Yoghurt vs Scientists

Note: This article originally appeared in Nature Chemistry as part of their Blogroll section. You can see the original post here, though nothing was changed in its republication here, save for the postscript.


 

Recent advertising strategies in which ‘anti-science’ is equated with ‘all-natural’ have rubbed some scientists the wrong way.

Yoghurt maker Chobani earned the ire of the scientific community with a slogan that appeared on the lids of their new low-calorie Greek yoghurt. Piper Klemm was the first to tweet about the controversial catchphrase: ‘Nature got us to 100 calories, not scientists. #howmatters’. Hundreds of tweets on the topic soon followed, as well as numerous blog posts by scientists decrying the belittling of science in advertising.

Writing at In the Pipeline, Derek Lowe offered a tongue-in-cheek analysis of the reason for the overwhelming response to the slogan, pointing out that despite Chobani’s desire to advertise an ‘all-natural’ product, mass-produced yoghurt requires a lot of food science. In fact, Chad Jones and John Coupland describe the chemistry involved in detail in a podcast at The Collapsed Wavefunction.

Chobani’s ‘natural vs scientific’ strategy of promoting foodstuffs isn’t new; bloggers have called out Finagle a Bagel on its ‘Bakers, not scientists’ campaign, and Whirlpool on their ‘Don’t drink from the Periodic Table’ adsPaul Bracher‘s ‘chemophobia’ archive at ChemBark offers a compilation of examples where science and chemicals are demonized by advertisers.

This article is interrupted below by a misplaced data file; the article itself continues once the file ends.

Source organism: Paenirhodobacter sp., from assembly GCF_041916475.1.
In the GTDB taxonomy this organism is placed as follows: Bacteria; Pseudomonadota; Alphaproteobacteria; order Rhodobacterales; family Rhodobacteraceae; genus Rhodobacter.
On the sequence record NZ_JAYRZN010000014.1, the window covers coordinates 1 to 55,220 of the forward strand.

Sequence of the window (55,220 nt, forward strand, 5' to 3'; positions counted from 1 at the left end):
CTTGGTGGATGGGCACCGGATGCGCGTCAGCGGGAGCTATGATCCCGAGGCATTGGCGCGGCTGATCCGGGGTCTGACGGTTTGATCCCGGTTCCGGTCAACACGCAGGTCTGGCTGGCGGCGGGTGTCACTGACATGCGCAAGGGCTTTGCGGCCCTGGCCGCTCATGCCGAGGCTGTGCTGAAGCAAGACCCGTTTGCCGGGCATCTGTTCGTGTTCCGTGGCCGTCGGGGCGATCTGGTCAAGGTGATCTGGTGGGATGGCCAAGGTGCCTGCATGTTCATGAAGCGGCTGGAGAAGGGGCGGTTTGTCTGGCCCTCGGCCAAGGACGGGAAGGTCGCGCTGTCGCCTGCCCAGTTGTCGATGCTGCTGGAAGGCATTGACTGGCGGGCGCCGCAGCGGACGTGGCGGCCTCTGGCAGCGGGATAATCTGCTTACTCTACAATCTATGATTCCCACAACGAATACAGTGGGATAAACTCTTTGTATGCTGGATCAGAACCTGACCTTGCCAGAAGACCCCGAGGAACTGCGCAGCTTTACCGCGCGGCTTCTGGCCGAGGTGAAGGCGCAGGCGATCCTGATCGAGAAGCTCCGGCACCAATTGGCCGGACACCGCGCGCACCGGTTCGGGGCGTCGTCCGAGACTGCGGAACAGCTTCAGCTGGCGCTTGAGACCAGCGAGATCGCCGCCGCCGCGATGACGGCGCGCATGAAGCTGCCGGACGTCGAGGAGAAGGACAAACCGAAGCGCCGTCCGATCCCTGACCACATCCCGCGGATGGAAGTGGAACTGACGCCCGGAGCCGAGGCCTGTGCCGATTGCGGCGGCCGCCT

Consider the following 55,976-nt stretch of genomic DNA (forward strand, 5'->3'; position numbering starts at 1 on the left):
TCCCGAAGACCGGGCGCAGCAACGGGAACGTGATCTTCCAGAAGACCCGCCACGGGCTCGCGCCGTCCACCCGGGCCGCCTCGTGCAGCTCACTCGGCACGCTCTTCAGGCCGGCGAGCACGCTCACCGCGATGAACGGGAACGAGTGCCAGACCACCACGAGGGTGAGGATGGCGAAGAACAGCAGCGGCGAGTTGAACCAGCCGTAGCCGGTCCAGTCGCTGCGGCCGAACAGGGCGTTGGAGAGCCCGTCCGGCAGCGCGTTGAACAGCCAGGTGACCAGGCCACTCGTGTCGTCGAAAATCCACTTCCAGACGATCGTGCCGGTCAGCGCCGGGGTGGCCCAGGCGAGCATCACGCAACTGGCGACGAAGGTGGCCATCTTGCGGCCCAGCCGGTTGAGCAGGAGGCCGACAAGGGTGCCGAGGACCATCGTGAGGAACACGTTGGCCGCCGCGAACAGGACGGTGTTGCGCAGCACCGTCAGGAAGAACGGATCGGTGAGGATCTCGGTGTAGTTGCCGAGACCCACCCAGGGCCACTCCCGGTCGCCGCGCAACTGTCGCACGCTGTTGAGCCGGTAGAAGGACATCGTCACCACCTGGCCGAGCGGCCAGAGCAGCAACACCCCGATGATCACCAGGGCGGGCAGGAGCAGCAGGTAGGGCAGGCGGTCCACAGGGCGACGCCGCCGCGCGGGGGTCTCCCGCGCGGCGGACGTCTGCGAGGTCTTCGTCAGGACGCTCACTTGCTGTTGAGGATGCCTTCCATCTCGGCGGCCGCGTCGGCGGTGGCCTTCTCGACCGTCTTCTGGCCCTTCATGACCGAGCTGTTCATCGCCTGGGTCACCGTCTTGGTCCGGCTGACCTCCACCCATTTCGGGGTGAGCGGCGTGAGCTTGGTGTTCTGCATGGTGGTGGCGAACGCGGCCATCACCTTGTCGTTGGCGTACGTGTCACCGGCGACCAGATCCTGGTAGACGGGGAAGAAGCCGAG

These discussions highlight that such marketing strategies not only cater to, but also inform the public’s paranoia surrounding the term ‘chemical’. In his piece on The Blog, Joe Schwarcz addresses the confusion of ‘chemicals’ and ‘dangerous chemicals’. Science education — and communication — at all levels has never been more important than the present, where terms like ‘GMO’, ‘GIF’ and ‘chemical’ are misunderstood and feared as a result. It’s now time for the chemistry community to use these events as learning and teaching opportunities.

 

P.S. Following the publication of this article, Chobani sent me a hand-written card that thanked me for “sticking with [them]” and included a coupon for free yoghurt, which I have not yet collected. While I am not a vehement Chobani-hater (their intentions were misguided, not evil), I’d like to say for the record that I’m not on their side in the matter, either.

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Scrunchers vs Punchers